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Mangrove restoration: To Plant or not to Plant

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Promoting best practice mangrove restoration to enhance success rates and benefits for people and nature

The To plant or not to Plant initiative will rehabilitate of at least 30.000 ha of mangroves supporting biodiversity conservation, human well-being and mitigating climate change. This is achieved by helping NGOs, government agencies, private sector and local communities to apply best practices in mangrove restoration, and by enabling them to upscale their work.  

The project is rooted in the realisation that while many tens of millions of euros have been spent on mangrove restoration in recent years, the majority of these restoration projects has failed. With success rates ranging between 15-20% a lot of conservation funding has gone to wasteThis failure is the result of the use of inadequate restoration techniques and a failure to resolve socio-economic and institutional barriers to effective restoration.

The To plant or not to plant initiative will turn this situation around. We will be working closely with organisations involved in mangrove restoration supporting them to move away from traditional mass mangrove planting approaches towards so-called community-based ecological mangrove restoration (CBEMR). 

This CBEMR approach focuses on creating suitable ecological and socio-economic conditions, allowing mangroves to naturally resettle on their own. This is achieved by reinstating natural hydrology, sediment dynamics and soil conditions. Planting is only applied in sites where seedlings fail to settle naturally, for example in the absence of a nearby feedstock.

In Guinea Bissau, local farmers help to break dikes to restore hydrology, fostering ecological mangrove restoration. Image by Menno de Boer.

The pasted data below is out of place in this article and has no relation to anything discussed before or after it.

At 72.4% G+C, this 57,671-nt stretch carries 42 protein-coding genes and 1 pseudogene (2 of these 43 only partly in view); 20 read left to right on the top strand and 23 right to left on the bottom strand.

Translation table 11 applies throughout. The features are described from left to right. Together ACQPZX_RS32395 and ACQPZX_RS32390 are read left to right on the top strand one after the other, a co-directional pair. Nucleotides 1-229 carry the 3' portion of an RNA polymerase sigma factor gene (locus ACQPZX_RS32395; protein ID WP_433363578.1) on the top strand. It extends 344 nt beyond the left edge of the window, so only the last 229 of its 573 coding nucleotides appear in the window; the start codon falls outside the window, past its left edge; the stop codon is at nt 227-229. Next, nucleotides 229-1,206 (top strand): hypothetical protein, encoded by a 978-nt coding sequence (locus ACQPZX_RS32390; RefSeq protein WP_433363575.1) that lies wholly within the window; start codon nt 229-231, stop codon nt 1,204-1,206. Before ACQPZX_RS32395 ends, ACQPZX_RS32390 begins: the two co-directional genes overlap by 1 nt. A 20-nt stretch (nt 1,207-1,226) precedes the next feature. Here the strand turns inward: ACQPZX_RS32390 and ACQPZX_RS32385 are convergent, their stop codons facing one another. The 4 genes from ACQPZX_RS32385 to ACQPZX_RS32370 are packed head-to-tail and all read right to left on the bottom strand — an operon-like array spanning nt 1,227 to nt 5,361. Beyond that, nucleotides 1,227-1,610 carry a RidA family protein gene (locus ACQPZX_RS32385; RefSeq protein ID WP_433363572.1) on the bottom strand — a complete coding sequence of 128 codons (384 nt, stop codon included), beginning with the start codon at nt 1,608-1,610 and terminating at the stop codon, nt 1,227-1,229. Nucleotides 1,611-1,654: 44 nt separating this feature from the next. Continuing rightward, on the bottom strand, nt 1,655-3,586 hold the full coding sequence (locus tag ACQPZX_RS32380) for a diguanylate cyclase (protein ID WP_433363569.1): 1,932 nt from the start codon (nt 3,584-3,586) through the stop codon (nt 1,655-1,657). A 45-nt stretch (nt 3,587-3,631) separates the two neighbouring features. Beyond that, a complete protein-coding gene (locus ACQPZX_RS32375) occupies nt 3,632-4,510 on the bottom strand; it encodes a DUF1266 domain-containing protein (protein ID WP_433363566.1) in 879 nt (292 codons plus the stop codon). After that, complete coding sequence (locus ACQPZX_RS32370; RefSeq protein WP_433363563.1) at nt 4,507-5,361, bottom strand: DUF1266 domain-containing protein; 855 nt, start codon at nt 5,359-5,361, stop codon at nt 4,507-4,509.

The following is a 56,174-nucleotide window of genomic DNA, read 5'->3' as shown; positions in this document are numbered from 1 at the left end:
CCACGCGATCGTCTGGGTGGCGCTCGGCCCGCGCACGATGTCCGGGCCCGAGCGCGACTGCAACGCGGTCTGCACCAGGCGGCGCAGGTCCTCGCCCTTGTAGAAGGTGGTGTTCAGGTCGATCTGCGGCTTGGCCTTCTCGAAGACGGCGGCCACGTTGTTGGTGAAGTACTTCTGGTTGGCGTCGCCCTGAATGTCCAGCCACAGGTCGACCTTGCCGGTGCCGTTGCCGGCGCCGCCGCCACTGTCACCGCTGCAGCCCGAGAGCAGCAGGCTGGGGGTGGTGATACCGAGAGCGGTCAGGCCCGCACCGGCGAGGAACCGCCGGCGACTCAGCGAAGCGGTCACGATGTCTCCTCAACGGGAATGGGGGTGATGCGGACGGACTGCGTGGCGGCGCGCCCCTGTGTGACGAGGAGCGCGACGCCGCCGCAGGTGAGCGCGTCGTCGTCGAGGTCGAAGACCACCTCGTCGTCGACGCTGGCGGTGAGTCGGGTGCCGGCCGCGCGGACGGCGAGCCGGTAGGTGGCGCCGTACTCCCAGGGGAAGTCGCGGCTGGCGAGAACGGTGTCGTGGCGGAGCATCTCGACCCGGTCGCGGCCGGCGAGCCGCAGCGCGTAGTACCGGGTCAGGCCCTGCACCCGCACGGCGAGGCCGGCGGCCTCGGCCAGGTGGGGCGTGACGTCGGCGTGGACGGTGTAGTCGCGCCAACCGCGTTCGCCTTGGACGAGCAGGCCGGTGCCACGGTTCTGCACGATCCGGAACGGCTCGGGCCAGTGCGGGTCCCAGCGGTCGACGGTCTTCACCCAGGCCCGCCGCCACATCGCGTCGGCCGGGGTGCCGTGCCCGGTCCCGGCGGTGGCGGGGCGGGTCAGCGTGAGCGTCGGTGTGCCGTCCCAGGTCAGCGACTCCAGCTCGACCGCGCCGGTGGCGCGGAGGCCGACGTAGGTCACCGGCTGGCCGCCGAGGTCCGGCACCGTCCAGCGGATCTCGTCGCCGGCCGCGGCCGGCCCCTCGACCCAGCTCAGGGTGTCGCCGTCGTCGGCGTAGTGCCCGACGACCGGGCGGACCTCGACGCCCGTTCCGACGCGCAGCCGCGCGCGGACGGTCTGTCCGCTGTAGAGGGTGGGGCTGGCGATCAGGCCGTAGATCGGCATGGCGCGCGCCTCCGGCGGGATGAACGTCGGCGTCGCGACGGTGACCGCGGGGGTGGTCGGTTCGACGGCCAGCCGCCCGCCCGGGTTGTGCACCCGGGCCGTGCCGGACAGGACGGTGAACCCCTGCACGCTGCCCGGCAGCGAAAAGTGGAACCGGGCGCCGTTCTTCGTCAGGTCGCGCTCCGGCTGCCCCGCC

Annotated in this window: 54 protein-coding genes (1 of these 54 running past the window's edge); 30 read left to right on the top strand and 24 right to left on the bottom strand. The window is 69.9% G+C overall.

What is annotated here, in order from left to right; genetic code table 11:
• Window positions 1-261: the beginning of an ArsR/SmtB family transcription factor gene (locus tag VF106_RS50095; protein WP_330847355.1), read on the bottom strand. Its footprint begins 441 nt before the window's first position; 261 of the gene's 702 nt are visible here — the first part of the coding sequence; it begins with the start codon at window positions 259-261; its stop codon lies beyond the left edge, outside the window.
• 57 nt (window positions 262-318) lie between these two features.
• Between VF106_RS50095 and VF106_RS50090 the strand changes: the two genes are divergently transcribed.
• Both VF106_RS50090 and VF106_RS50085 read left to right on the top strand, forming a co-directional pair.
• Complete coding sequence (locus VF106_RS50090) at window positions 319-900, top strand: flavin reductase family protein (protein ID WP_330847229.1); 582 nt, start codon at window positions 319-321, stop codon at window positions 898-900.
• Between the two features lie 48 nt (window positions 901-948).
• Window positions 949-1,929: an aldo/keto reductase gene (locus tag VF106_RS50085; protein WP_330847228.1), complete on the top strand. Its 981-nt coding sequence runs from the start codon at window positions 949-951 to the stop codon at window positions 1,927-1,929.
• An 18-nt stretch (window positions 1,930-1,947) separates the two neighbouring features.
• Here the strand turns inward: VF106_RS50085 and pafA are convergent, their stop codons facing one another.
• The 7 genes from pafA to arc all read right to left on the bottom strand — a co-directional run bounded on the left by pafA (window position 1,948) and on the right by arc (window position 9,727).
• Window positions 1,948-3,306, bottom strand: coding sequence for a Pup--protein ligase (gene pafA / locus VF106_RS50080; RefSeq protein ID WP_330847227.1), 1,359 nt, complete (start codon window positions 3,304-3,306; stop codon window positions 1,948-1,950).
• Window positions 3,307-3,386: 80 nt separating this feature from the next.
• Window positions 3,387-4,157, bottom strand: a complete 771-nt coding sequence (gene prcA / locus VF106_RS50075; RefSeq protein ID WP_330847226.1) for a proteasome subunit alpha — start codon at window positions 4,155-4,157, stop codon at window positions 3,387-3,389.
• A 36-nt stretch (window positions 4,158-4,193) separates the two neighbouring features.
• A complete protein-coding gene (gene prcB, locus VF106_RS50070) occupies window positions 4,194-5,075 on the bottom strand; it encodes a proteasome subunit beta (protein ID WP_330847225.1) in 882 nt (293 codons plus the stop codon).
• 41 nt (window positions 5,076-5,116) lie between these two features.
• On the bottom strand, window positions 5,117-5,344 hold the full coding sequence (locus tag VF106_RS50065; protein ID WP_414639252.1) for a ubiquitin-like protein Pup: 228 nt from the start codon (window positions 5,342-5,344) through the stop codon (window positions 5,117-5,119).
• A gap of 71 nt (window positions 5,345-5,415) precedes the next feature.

The approach also addresses socio-economic barriers to successful restoration by addressing for example land tenure and use rights issues and developing alternative livelihood options that go hand in hand with mangrove restoration and conservation. Research has shown that this approach provides a much more resilient and functional forest at a lower cost, compared to traditional planting approaches. 

How we work 

First, we demonstrate best practice on the ground in Guinea-Bissau, Tanzania, the Philippines and Indonesia. We develop joint mangrove restoration plans with three to four core partner organisations in each country and help a larger group of associated partners to upscale these demonstration measures by developing, financing and implementing landscape-level restoration plans.  

Second, in these countries, we advocate policymakers to incorporate principles and lessons learned from our landscape-level restoration efforts in their mangrove restoration policies and plans. Thereby creating an enabling environment for mangrove restoration at a national scale. 

Third, through a global outreach campaign, we inspire the broader mangrove community to adopt and upscale the approach, reaching at least 20.000 people. We will document lessons learned in the field and combine them with insights from the science community and the Global Mangrove Alliance, providing practical guidance for large-scale implementation of mangrove restoration projects across the world.

Our Impacts

Check out what we achieved under the To Plant or not to Plant initiative in Guinea Bissau.

Our Donors

We are grateful to our donors that make our To Plant or not to Plant initiative possible:
Turing Foundation, Otter Fonds, Waterloo Foundation, CoMon Foundation, Greenchoice and Salesforce

Thriving mangrove forest in Malaysia. Image by Wetlands International Malaysia.

Find more information about Ecological Mangrove Restoration here. 

For a practical example of restoration approaches that will be adopted under the project see the case study of a recent project in Guinea-Bissau on which the To Plant or not to Plant initiative will build.

Lead image by Ibrahim Hama